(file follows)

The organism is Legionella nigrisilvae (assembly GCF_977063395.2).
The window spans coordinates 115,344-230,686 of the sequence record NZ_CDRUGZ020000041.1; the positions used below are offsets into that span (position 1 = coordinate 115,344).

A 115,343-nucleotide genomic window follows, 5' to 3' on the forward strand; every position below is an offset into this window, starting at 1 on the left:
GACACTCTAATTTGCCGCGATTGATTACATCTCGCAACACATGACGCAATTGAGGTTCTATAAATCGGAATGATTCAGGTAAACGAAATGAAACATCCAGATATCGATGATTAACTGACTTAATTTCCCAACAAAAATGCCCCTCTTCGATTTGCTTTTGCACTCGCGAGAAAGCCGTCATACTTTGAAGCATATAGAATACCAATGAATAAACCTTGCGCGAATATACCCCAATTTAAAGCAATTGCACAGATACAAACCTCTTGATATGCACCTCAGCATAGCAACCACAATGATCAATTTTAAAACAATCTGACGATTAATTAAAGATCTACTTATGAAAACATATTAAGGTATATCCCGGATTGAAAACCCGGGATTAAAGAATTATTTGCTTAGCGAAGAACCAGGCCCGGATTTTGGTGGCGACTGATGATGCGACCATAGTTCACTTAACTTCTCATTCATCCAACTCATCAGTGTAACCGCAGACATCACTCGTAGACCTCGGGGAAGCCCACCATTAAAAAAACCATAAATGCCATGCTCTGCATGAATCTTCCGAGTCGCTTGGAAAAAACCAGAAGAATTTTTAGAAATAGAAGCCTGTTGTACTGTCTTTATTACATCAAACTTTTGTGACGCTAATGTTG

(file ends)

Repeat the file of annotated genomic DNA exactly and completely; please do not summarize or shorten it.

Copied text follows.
The organism is Legionella nigrisilvae (assembly GCF_977063395.2).
The window spans coordinates 115,344-230,686 of the sequence record NZ_CDRUGZ020000041.1; the positions used below are offsets into that span (position 1 = coordinate 115,344).

A 115,343-nucleotide genomic window follows, 5' to 3' on the forward strand; every position below is an offset into this window, starting at 1 on the left:
GACACTCTAATTTGCCGCGATTGATTACATCTCGCAACACATGACGCAATTGAGGTTCTATAAATCGGAATGATTCAGGTAAACGAAATGAAACATCCAGATATCGATGATTAACTGACTTAATTTCCCAACAAAAATGCCCCTCTTCGATTTGCTTTTGCACTCGCGAGAAAGCCGTCATACTTTGAAGCATATAGAATACCAATGAATAAACCTTGCGCGAATATACCCCAATTTAAAGCAATTGCACAGATACAAACCTCTTGATATGCACCTCAGCATAGCAACCACAATGATCAATTTTAAAACAATCTGACGATTAATTAAAGATCTACTTATGAAAACATATTAAGGTATATCCCGGATTGAAAACCCGGGATTAAAGAATTATTTGCTTAGCGAAGAACCAGGCCCGGATTTTGGTGGCGACTGATGATGCGACCATAGTTCACTTAACTTCTCATTCATCCAACTCATCAGTGTAACCGCAGACATCACTCGTAGACCTCGGGGAAGCCCACCATTAAAAAAACCATAAATGCCATGCTCTGCATGAATCTTCCGAGTCGCTTGGAAAAAACCAGAAGAATTTTTAGAAATAGAAGCCTGTTGTACTGTCTTTATTACATCAAACTTTTGTGACGCTAATGTTG